ProspectNow solves this problem for commercial agents by doing the heavy lifting. ProspectNow uses predictive analytics to identify the commercial properties that are most likely to sell. This cuts out the uncertainty and tedium typically present in this step.
Create a Call Script
Creating an effective call script is an art form – something that warrants its own separate blog post. But for now, let’s review the basics of creating a solid script that you can use again and again to build relationships with property owners.
You don’t want to waste mental energy rethinking what you’ll say each time you get on the phone with a prospect. A call script is a must-have because makes your calls uniform and efficient. In addition, it allows you to practice the same routine so that eventually, you won’t need a script.
Rehearse and be original. Don’t simply follow the rules of what you believe you have to say – People will find it easier to say ‘no thanks’ and dismiss your offer. Instead, come in fresh with the mutual benefit of your offer being obvious up front.
There should be a logical progression in your call script from greeting to ask (clearly asking what you want, whether it’s a phone conversation with a specific person, a face-to-face meeting, listing info, etc). Without this logical progression your calls with feel scattered and unfocused.
Empathize. People are immediately put off by robotic sales calls. Be a human. Be interested in their issues with the property or the deal rather than trying to sweep past them. You want to construct your call script in a way that offers a solution – Not in a way that asks a favor from the prospect. You are not calling to get something, but to give something. If you are prepared, confident, and genuinely enthusiastic about your offering, your call script will practically read itself.
Set a Goal: 1 Listing Per Month
To execute a goal of 1 listing per month, expect to get on 50 or more cold calls per day, about 2 meetings per day, and 3-5 listing presentations per week.
Generating leads is a huge part of this process and ensures the longevity of any real estate operation. In this sense, it’s important to become less rigid about the process of finding leads, cold calling, and making offers. Accepting it as part of the process without making any individual call mean anything is key. Getting used to objections and being shot down will only help you navigate the process more fluidly so you can move straight toward deals that are fitting.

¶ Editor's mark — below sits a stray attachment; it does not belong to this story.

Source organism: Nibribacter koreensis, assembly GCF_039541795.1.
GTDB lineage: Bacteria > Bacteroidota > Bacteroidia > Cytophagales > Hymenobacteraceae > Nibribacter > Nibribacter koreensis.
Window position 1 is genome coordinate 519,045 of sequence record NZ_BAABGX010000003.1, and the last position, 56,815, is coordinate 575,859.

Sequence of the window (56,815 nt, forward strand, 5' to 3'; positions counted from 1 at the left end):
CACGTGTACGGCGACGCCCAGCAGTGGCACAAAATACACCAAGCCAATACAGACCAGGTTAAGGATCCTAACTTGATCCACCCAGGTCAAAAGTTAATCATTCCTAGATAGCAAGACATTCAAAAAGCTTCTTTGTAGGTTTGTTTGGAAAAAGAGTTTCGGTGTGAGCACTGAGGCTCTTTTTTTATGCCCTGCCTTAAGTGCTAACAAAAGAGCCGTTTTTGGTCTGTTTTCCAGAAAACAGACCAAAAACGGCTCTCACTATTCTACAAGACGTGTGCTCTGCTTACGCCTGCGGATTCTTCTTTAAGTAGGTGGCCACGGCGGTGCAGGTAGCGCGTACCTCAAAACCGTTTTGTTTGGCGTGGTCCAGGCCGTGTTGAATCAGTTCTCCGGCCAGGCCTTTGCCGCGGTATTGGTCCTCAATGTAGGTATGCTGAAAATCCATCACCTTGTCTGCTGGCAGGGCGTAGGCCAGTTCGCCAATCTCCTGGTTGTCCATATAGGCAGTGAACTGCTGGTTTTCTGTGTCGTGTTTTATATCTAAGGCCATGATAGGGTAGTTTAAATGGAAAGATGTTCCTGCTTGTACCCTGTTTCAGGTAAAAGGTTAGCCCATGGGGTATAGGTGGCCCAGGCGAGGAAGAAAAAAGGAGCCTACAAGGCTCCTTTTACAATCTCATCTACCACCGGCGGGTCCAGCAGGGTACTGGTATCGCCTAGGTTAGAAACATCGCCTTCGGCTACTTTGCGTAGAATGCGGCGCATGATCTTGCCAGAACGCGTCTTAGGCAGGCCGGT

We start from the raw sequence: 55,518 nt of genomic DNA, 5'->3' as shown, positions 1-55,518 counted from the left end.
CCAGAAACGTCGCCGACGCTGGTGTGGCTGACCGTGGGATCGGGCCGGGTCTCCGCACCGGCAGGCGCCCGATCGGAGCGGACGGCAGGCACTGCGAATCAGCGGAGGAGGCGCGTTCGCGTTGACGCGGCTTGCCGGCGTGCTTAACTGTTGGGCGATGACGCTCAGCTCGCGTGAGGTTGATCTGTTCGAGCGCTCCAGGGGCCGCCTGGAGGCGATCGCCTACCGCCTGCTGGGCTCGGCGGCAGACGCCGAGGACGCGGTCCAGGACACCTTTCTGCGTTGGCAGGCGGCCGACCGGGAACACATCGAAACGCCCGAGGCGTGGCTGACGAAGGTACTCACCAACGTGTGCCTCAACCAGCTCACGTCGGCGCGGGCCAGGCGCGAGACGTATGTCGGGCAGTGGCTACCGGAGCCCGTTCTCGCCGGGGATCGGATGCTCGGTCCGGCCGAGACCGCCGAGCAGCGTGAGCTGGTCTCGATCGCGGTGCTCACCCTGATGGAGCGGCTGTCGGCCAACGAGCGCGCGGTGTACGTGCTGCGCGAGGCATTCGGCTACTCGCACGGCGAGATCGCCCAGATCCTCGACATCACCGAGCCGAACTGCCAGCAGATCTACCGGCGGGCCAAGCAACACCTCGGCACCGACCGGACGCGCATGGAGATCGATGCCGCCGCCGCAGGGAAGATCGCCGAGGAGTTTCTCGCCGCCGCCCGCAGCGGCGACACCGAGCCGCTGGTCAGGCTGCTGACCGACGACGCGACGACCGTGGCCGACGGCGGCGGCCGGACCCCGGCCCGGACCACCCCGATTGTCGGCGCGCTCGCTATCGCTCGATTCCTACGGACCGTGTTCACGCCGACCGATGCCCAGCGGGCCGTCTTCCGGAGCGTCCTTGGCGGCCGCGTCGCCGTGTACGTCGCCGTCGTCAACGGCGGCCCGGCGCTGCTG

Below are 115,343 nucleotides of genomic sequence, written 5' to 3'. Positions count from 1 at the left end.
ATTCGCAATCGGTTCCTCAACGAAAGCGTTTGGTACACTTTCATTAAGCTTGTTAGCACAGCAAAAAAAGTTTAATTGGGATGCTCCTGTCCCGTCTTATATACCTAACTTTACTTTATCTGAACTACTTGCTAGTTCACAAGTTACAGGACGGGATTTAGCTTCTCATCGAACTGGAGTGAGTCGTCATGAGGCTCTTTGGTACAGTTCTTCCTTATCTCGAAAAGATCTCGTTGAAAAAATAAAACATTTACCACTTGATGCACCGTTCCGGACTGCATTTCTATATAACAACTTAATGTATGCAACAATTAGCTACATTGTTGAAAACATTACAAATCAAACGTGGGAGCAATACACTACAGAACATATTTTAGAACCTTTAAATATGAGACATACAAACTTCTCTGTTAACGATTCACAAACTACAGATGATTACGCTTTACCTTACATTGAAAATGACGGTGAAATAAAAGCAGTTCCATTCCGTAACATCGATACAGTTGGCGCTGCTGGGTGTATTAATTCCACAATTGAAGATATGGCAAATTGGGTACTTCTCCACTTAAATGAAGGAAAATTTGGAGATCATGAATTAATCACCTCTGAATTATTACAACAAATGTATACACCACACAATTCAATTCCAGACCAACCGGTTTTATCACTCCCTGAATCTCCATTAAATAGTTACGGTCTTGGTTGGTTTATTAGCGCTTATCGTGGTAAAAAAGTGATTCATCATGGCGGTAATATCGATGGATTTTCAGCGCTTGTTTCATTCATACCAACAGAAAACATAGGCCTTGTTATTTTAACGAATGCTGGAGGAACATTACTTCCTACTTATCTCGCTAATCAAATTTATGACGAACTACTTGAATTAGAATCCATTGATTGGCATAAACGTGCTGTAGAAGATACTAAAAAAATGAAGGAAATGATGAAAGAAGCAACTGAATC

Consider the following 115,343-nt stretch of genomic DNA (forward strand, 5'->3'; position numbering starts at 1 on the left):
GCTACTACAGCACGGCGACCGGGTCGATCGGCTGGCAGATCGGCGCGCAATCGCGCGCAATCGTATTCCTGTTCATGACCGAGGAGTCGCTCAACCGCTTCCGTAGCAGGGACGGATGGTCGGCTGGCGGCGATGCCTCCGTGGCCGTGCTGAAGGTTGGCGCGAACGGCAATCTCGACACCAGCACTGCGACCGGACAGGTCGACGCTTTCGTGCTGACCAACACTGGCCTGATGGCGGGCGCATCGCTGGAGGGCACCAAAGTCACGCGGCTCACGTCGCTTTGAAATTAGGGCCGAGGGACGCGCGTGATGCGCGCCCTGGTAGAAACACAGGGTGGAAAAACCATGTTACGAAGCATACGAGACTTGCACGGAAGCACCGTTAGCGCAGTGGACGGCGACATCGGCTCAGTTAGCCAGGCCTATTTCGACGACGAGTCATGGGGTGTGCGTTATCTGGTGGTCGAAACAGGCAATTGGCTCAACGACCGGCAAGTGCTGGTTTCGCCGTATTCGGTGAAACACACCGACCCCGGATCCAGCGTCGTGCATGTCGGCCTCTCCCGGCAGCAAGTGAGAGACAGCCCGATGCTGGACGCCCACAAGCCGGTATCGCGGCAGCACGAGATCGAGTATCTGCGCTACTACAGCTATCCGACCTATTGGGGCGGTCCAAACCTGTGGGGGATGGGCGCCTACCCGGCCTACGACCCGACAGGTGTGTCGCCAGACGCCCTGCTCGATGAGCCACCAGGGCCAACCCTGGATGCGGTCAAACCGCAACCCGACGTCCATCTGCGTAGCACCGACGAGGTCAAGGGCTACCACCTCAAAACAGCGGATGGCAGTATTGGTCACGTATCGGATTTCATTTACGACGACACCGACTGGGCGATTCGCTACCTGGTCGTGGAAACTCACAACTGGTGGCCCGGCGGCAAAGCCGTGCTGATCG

Connect with as many prospects as you can and keep the relationship going. Get in touch in a friendly way periodically to stay top-of-mind. It’s also important to keep track of your contacts diligently – You don’t want a sloppy database full of names you don’t recognize. You won’t close a deal with each person in your database, but each person has an entire network of their own that can lead you to more opportunities down the line.
Double Your Listings
Once you have a decent list built, you can start generating more listings from the ones you already have. For each contact, start searching and marketing to all similar building owners you can find. To do this at the right times, it’s useful to pay attention to commercial property cycles. It’s likely that your specific location has its own patterns in when property owners buy and sell the most. Doing some research through property records can give you an indicator of when these cycles begin and end. Based on how long a property has been owned, you can also predict when property owners will be most interested in selling. Use this information to guide how and when you contact prospects. In listing presentations, you can use your ProspectNow data to show just how committed you are and how extensive your network is.
In the end, it’s about building relationships in the surrounding community. Getting to know the property owners, the nuances of your territory, and the communities that surround the property type you’re after will pay off in the long run.
So the marketing system is: Choose a property type, choose a territory, build a prospect list, create a call script, aim for one listing per month, and keep growing your listings. Once a deal is closed, repeat this system until you master it.
And finally, the step you’ve been waiting for – Cash those checks!